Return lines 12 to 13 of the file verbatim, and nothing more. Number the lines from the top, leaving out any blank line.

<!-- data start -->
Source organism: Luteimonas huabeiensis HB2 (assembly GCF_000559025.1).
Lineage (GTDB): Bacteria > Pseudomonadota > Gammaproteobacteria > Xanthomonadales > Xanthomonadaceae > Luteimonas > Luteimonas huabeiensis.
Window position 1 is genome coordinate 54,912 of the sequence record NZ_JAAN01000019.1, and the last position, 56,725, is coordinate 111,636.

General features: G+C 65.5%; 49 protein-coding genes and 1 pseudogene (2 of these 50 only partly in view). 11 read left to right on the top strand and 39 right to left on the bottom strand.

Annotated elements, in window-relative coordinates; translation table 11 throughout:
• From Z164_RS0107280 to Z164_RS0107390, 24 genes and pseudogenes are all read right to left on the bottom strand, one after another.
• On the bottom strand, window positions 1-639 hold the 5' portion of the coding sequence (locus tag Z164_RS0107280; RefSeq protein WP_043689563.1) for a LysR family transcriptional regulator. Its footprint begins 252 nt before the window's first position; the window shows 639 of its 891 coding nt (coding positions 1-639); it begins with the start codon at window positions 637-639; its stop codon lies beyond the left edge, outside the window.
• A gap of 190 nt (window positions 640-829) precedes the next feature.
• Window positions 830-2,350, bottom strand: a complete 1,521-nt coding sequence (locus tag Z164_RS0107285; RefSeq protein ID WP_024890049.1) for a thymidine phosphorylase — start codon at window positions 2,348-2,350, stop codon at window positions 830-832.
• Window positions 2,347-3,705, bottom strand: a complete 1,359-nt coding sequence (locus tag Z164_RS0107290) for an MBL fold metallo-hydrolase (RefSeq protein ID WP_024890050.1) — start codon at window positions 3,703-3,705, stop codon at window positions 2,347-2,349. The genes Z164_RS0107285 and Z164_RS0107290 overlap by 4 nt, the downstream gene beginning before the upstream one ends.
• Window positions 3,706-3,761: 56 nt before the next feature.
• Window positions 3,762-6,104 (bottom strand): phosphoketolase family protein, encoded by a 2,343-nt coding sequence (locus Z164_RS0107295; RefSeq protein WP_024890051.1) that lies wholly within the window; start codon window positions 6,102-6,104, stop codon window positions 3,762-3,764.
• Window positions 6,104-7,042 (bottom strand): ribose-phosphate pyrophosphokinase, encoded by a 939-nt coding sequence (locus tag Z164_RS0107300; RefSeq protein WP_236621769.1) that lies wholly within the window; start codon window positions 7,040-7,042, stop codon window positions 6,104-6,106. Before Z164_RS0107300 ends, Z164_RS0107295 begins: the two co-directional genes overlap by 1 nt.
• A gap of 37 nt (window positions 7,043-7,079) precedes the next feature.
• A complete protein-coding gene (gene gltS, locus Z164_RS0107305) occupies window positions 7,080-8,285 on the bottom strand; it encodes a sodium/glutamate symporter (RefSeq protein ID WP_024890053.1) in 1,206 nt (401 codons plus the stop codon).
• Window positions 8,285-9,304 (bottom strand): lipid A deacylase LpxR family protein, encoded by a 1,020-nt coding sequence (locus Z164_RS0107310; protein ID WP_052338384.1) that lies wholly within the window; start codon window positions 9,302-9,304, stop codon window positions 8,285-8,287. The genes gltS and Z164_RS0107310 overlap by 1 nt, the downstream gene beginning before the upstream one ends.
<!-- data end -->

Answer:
• Window positions 3,762-6,104 (bottom strand): phosphoketolase family protein, encoded by a 2,343-nt coding sequence (locus Z164_RS0107295; RefSeq protein WP_024890051.1) that lies wholly within the window; start codon window positions 6,102-6,104, stop codon window positions 3,762-3,764.
• Window positions 6,104-7,042 (bottom strand): ribose-phosphate pyrophosphokinase, encoded by a 939-nt coding sequence (locus tag Z164_RS0107300; RefSeq protein WP_236621769.1) that lies wholly within the window; start codon window positions 7,040-7,042, stop codon window positions 6,104-6,106. Before Z164_RS0107300 ends, Z164_RS0107295 begins: the two co-directional genes overlap by 1 nt.